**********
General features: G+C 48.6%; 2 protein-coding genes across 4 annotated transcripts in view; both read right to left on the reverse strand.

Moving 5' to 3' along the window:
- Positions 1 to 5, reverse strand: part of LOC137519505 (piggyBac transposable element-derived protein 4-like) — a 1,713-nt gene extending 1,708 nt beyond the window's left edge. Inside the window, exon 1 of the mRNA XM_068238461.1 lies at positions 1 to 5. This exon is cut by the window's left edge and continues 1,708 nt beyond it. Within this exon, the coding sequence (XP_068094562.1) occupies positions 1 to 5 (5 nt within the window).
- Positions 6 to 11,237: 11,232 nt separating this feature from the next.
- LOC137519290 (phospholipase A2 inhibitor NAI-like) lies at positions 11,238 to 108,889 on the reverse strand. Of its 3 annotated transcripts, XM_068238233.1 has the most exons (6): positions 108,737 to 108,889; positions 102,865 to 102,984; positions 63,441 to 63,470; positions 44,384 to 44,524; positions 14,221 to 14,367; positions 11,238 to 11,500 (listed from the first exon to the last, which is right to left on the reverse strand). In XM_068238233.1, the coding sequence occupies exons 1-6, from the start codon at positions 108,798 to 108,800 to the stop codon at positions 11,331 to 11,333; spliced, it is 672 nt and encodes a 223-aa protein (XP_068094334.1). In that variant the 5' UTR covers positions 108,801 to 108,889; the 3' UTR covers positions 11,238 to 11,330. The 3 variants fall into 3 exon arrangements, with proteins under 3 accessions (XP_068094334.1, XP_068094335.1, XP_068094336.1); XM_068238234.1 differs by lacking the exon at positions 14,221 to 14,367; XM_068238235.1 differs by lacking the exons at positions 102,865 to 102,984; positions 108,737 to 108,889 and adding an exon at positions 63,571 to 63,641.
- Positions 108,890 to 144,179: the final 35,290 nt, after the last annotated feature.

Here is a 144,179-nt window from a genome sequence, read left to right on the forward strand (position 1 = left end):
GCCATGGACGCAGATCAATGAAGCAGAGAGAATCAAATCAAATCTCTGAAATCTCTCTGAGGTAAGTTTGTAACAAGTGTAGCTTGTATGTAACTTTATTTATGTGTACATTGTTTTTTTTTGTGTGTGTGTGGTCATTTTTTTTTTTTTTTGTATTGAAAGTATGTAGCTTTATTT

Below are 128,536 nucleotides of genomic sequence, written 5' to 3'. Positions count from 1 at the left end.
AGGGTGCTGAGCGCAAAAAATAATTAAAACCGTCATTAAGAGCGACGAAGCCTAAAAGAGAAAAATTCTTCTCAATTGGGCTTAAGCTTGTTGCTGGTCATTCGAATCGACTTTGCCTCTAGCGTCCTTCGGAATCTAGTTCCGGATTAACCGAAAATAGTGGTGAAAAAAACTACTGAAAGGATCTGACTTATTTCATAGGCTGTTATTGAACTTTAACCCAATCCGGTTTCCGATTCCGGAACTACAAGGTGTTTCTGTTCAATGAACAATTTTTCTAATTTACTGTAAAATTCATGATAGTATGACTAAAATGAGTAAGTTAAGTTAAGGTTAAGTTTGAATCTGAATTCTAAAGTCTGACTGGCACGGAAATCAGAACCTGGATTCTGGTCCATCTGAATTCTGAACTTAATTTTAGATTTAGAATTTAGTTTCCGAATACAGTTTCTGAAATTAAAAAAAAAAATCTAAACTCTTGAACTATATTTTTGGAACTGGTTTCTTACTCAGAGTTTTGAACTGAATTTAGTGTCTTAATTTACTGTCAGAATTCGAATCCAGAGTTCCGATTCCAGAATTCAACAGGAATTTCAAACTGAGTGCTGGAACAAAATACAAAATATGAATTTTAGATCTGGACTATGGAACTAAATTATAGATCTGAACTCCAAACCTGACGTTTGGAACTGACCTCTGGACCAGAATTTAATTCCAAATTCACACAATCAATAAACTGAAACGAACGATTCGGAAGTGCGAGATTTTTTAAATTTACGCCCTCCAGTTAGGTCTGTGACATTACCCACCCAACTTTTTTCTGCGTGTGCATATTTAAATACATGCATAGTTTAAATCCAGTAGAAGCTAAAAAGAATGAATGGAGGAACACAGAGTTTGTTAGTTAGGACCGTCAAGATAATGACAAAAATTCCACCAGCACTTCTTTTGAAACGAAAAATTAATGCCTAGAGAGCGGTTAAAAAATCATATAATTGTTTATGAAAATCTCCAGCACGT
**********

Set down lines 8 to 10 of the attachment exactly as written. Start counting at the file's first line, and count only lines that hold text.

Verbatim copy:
GCCATGGACGCAGATCAATGAAGCAGAGAGAATCAAATCAAATCTCTGAAATCTCTCTGAGGTAAGTTTGTAACAAGTGTAGCTTGTATGTAACTTTATTTATGTGTACATTGTTTTTTTTTGTGTGTGTGTGGTCATTTTTTTTTTTTTTTGTATTGAAAGTATGTAGCTTTATTT

Below are 128,536 nucleotides of genomic sequence, written 5' to 3'. Positions count from 1 at the left end.
AGGGTGCTGAGCGCAAAAAATAATTAAAACCGTCATTAAGAGCGACGAAGCCTAAAAGAGAAAAATTCTTCTCAATTGGGCTTAAGCTTGTTGCTGGTCATTCGAATCGACTTTGCCTCTAGCGTCCTTCGGAATCTAGTTCCGGATTAACCGAAAATAGTGGTGAAAAAAACTACTGAAAGGATCTGACTTATTTCATAGGCTGTTATTGAACTTTAACCCAATCCGGTTTCCGATTCCGGAACTACAAGGTGTTTCTGTTCAATGAACAATTTTTCTAATTTACTGTAAAATTCATGATAGTATGACTAAAATGAGTAAGTTAAGTTAAGGTTAAGTTTGAATCTGAATTCTAAAGTCTGACTGGCACGGAAATCAGAACCTGGATTCTGGTCCATCTGAATTCTGAACTTAATTTTAGATTTAGAATTTAGTTTCCGAATACAGTTTCTGAAATTAAAAAAAAAAATCTAAACTCTTGAACTATATTTTTGGAACTGGTTTCTTACTCAGAGTTTTGAACTGAATTTAGTGTCTTAATTTACTGTCAGAATTCGAATCCAGAGTTCCGATTCCAGAATTCAACAGGAATTTCAAACTGAGTGCTGGAACAAAATACAAAATATGAATTTTAGATCTGGACTATGGAACTAAATTATAGATCTGAACTCCAAACCTGACGTTTGGAACTGACCTCTGGACCAGAATTTAATTCCAAATTCACACAATCAATAAACTGAAACGAACGATTCGGAAGTGCGAGATTTTTTAAATTTACGCCCTCCAGTTAGGTCTGTGACATTACCCACCCAACTTTTTTCTGCGTGTGCATATTTAAATACATGCATAGTTTAAATCCAGTAGAAGCTAAAAAGAATGAATGGAGGAACACAGAGTTTGTTAGTTAGGACCGTCAAGATAATGACAAAAATTCCACCAGCACTTCTTTTGAAACGAAAAATTAATGCCTAGAGAGCGGTTAAAAAATCATATAATTGTTTATGAAAATCTCCAGCACGT